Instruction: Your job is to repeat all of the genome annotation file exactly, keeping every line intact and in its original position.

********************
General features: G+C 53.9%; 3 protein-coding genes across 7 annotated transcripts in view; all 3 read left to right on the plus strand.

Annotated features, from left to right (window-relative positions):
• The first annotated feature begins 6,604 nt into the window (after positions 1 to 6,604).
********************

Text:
General features: G+C 53.9%; 3 protein-coding genes across 7 annotated transcripts in view; all 3 read left to right on the plus strand.

Annotated features, from left to right (window-relative positions):
• The first annotated feature begins 6,604 nt into the window (after positions 1 to 6,604).